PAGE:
Iglesia Bautista de Metropolis volunteers offer hope 1,682 miles from home
Location is irrelevant when giving or receiving blessings. Perhaps that’s the reason that members of Iglesia Bautista de Metropolis, Carolina, Puerto Rico, found themselves doing mission 1,682 miles from their island home at the recent “Home Mission: ’Til the Work is Done” in New Orleans.
As 15 of his 29 volunteers assisted at Love in Action food bank in the Louisiana city, the Rev. Jesus Garcia, the church’s pastor, said, “We have a food bank in Puerto Rico, but we saw how God can bring us from Puerto Rico to New Orleans.”
While some volunteers stocked the food pantry’s shelves, others helped clients to select groceries. As a “client-choice” pantry, said founding director Gail Murray, Love in Action—which serves approximately 600 individuals monthly—allows each client household to monthly choose a certain number of items, depending upon the volume of food donated at that time by local supermarkets via Second Harvest Food Bank. For example, households may be allowed six canned items, such as corn, carrots or potatoes; four dry items, such as beans, walnuts or peanut butter; two fresh produce items, such as cut watermelon, strawberries or a vegetable tray; four items of unpeeled produce, such as onions, pineapple or cantaloupe; one frozen meat item, such as a package of chicken thighs, a beef steak, or ground turkey; and one prepared dessert item, such as a cake or a dozen cupcakes.
Elsewhere in the city, Iglesia Bautista de Metropolis congregants Jonathan Peralta, 17, Luis Lozano, 36, and Orlando Lozano, 32, repaired the leaking roof at the home of Melba Gibson, 53.
While this was the church’s third time participating in “Home Mission: ’Til the Work is Done,” it was Peralta’s first. In fact, the trip marked his first time on an airplane. As he held a ladder steady for a workmate who climbed atop it, Peralta explained his rationale for participating in the volunteer effort.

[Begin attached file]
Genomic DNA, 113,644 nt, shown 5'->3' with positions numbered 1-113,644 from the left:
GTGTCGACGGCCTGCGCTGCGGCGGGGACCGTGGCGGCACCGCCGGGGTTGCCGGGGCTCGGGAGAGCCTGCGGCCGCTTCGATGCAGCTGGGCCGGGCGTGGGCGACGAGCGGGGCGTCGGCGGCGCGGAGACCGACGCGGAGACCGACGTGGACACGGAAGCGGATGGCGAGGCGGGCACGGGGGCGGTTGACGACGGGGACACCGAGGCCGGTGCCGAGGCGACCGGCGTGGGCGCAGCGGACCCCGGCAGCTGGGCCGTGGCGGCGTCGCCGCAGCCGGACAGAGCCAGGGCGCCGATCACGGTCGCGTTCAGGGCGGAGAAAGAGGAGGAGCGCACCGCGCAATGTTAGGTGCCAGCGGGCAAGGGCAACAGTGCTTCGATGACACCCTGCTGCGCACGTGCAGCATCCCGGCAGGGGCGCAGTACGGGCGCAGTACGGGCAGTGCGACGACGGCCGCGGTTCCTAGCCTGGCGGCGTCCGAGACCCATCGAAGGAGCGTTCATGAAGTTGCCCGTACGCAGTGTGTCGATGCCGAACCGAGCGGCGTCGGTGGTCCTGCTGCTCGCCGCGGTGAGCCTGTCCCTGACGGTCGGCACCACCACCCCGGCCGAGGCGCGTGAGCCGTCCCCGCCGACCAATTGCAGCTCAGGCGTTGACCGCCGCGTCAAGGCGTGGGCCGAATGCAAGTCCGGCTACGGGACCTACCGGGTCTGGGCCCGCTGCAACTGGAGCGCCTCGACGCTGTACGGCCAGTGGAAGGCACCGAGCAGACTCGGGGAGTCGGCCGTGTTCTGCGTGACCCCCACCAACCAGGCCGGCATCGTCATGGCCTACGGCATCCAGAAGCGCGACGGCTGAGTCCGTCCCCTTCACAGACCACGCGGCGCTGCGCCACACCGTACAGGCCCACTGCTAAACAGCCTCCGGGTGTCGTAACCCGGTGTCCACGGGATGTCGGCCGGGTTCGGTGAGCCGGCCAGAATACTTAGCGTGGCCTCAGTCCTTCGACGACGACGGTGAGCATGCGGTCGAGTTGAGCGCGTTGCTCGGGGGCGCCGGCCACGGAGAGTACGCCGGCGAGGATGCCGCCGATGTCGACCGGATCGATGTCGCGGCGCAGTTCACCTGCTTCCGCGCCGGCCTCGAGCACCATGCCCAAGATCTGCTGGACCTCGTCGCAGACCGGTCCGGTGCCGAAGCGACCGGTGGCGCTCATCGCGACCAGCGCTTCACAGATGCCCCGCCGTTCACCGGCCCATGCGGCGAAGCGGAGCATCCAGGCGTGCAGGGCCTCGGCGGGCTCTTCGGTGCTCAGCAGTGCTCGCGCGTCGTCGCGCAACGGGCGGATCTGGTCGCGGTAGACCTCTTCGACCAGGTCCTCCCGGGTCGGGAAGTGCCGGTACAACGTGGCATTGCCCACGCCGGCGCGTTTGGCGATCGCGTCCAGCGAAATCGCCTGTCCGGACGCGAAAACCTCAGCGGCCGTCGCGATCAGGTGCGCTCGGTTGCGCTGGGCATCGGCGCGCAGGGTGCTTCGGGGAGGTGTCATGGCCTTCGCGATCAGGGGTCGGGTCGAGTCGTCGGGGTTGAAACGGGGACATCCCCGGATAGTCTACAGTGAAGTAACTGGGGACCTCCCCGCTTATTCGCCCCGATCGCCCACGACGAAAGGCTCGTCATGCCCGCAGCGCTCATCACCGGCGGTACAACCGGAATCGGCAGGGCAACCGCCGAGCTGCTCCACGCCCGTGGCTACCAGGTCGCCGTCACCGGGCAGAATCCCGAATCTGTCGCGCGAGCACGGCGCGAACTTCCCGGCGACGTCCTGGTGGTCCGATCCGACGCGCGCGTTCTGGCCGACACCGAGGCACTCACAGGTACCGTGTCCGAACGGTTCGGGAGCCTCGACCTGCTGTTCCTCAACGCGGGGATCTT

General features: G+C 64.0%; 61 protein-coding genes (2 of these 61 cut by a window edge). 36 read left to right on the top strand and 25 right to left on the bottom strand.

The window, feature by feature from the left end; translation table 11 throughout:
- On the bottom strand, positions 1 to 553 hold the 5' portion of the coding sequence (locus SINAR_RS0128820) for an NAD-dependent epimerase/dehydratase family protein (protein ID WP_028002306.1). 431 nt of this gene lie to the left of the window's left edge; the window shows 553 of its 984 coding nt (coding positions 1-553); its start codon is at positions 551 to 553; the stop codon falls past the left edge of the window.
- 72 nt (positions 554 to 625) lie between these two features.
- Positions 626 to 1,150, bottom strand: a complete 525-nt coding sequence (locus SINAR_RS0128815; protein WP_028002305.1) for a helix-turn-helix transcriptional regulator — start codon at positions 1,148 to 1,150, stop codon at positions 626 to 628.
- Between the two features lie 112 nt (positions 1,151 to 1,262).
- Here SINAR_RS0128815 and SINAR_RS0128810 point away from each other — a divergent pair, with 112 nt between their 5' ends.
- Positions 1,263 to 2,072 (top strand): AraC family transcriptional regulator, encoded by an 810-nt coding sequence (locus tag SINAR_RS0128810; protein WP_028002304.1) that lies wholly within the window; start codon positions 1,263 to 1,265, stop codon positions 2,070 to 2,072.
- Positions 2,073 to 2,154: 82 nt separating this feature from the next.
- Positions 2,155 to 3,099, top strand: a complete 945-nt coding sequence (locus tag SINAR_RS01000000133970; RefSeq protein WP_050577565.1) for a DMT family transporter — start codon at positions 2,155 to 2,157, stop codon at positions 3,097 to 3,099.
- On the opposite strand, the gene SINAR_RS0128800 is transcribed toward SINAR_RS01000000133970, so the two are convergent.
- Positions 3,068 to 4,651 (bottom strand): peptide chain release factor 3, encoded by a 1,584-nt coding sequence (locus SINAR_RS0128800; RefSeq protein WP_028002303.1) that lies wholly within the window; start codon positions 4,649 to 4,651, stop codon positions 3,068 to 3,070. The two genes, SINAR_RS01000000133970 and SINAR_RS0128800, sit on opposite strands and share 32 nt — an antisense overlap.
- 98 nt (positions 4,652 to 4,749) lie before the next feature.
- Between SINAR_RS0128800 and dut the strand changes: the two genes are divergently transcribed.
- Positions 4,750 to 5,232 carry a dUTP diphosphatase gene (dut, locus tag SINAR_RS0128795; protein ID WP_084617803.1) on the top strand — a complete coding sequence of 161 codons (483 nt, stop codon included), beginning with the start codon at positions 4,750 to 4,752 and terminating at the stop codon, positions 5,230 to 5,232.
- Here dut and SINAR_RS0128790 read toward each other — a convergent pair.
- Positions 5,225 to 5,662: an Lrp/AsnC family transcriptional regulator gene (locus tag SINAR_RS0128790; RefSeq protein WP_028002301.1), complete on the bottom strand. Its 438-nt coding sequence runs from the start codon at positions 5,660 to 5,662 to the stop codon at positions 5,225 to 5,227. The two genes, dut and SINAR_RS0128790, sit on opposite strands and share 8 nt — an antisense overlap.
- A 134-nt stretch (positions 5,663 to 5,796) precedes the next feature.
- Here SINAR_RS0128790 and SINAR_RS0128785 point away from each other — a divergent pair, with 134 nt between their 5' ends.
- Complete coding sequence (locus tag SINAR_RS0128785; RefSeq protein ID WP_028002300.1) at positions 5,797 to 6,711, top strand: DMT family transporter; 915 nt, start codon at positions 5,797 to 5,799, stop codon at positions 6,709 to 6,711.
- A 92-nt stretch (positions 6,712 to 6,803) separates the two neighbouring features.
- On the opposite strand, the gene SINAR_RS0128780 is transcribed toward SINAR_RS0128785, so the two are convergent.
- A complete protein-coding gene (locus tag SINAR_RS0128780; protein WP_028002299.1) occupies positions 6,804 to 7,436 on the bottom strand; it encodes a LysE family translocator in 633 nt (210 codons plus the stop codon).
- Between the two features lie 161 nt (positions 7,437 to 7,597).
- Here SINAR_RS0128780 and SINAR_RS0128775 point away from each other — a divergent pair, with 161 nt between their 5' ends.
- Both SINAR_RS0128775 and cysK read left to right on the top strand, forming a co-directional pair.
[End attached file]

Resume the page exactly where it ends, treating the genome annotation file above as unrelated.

“I want to help people who need help,” he said. “I want the personal experience and to grow in my life.”
Inside the home, Gibson shared recollections of the 2005 nightmare that was hurricanes Katrina and Rita: water reaching her home’s second floor, the 14-hour drive to Baton Rouge that should have taken 1½ hours, her son describing the drowned body he had seen. Even now—11 years later—horror remains, evident as Gibson discusses the fear of letting her three live-in grandchildren play outside because the house next door is leaning.
But, that day and the rest of the week, hope was offered in the form of Iglesia Bautista de Metropolis volunteers. In fact, Gibson expressed her happiness regarding the volunteers’ work.
“I feel wonderful,” she said.
And, on Day 3 of the seven-day “Home Mission: ’Til the Work is Done” effort, Iglesia Bautista de Metropolis parishioners led the 185-member-strong group of volunteers from across the United States in singing “Lord, I Lift Your Name on High” in both Spanish and English during morning devotions at the volunteers’ base away from home, Camp Restore, New Orleans.
To meet more of 2016’s “Home Mission: ’Til the Work is Done” volunteers and those they’ve helped, see the following:
- ABHMS continues ‘Home Mission: ’Til the Work is Done’ 11 years after hurricanes devastate New Orleans